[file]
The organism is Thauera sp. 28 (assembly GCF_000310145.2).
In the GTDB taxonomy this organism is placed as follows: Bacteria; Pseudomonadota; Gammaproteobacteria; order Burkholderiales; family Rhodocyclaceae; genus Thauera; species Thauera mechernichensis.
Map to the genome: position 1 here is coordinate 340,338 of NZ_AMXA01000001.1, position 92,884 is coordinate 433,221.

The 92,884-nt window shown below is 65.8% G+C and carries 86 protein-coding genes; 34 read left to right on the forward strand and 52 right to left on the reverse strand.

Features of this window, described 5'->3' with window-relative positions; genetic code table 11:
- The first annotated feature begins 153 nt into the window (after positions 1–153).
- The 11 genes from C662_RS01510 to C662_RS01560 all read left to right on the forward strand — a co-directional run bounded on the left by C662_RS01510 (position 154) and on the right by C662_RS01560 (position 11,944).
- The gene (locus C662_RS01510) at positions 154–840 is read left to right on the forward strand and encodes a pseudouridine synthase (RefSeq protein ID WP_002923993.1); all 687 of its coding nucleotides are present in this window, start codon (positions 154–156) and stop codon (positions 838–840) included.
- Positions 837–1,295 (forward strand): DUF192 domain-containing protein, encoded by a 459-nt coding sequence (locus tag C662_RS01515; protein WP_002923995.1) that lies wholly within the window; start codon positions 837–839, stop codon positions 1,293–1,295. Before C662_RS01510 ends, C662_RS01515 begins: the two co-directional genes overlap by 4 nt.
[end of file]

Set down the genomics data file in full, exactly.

The organism is Thauera sp. 28 (assembly GCF_000310145.2).
In the GTDB taxonomy this organism is placed as follows: Bacteria; Pseudomonadota; Gammaproteobacteria; order Burkholderiales; family Rhodocyclaceae; genus Thauera; species Thauera mechernichensis.
Map to the genome: position 1 here is coordinate 340,338 of NZ_AMXA01000001.1, position 92,884 is coordinate 433,221.

The 92,884-nt window shown below is 65.8% G+C and carries 86 protein-coding genes; 34 read left to right on the forward strand and 52 right to left on the reverse strand.

Features of this window, described 5'->3' with window-relative positions; genetic code table 11:
- The first annotated feature begins 153 nt into the window (after positions 1–153).
- The 11 genes from C662_RS01510 to C662_RS01560 all read left to right on the forward strand — a co-directional run bounded on the left by C662_RS01510 (position 154) and on the right by C662_RS01560 (position 11,944).
- The gene (locus C662_RS01510) at positions 154–840 is read left to right on the forward strand and encodes a pseudouridine synthase (RefSeq protein ID WP_002923993.1); all 687 of its coding nucleotides are present in this window, start codon (positions 154–156) and stop codon (positions 838–840) included.
- Positions 837–1,295 (forward strand): DUF192 domain-containing protein, encoded by a 459-nt coding sequence (locus tag C662_RS01515; protein WP_002923995.1) that lies wholly within the window; start codon positions 837–839, stop codon positions 1,293–1,295. Before C662_RS01510 ends, C662_RS01515 begins: the two co-directional genes overlap by 4 nt.